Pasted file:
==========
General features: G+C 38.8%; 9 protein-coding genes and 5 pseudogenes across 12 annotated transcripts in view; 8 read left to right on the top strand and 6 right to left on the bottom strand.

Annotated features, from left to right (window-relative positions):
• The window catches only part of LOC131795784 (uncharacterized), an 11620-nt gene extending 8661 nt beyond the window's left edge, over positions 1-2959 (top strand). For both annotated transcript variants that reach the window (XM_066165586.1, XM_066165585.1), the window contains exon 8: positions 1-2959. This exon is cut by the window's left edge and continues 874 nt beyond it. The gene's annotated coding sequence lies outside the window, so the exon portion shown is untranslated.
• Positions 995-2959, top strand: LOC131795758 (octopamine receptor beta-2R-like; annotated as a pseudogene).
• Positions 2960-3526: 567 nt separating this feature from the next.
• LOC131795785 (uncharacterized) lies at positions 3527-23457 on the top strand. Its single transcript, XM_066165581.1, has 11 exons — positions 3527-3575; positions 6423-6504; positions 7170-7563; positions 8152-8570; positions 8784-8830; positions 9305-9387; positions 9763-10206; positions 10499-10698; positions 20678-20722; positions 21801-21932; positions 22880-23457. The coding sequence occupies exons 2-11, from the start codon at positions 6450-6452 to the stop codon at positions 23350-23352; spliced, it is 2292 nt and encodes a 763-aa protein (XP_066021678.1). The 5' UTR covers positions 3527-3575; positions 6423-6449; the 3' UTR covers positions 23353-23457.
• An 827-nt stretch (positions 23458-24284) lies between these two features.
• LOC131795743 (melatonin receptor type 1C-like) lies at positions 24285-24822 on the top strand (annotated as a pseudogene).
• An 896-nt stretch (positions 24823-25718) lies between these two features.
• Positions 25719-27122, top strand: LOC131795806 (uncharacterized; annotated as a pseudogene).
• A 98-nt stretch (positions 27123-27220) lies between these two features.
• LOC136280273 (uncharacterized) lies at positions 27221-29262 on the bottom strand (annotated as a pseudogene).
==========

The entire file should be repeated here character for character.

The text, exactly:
General features: G+C 38.8%; 9 protein-coding genes and 5 pseudogenes across 12 annotated transcripts in view; 8 read left to right on the top strand and 6 right to left on the bottom strand.

Annotated features, from left to right (window-relative positions):
• The window catches only part of LOC131795784 (uncharacterized), an 11620-nt gene extending 8661 nt beyond the window's left edge, over positions 1-2959 (top strand). For both annotated transcript variants that reach the window (XM_066165586.1, XM_066165585.1), the window contains exon 8: positions 1-2959. This exon is cut by the window's left edge and continues 874 nt beyond it. The gene's annotated coding sequence lies outside the window, so the exon portion shown is untranslated.
• Positions 995-2959, top strand: LOC131795758 (octopamine receptor beta-2R-like; annotated as a pseudogene).
• Positions 2960-3526: 567 nt separating this feature from the next.
• LOC131795785 (uncharacterized) lies at positions 3527-23457 on the top strand. Its single transcript, XM_066165581.1, has 11 exons — positions 3527-3575; positions 6423-6504; positions 7170-7563; positions 8152-8570; positions 8784-8830; positions 9305-9387; positions 9763-10206; positions 10499-10698; positions 20678-20722; positions 21801-21932; positions 22880-23457. The coding sequence occupies exons 2-11, from the start codon at positions 6450-6452 to the stop codon at positions 23350-23352; spliced, it is 2292 nt and encodes a 763-aa protein (XP_066021678.1). The 5' UTR covers positions 3527-3575; positions 6423-6449; the 3' UTR covers positions 23353-23457.
• An 827-nt stretch (positions 23458-24284) lies between these two features.
• LOC131795743 (melatonin receptor type 1C-like) lies at positions 24285-24822 on the top strand (annotated as a pseudogene).
• An 896-nt stretch (positions 24823-25718) lies between these two features.
• Positions 25719-27122, top strand: LOC131795806 (uncharacterized; annotated as a pseudogene).
• A 98-nt stretch (positions 27123-27220) lies between these two features.
• LOC136280273 (uncharacterized) lies at positions 27221-29262 on the bottom strand (annotated as a pseudogene).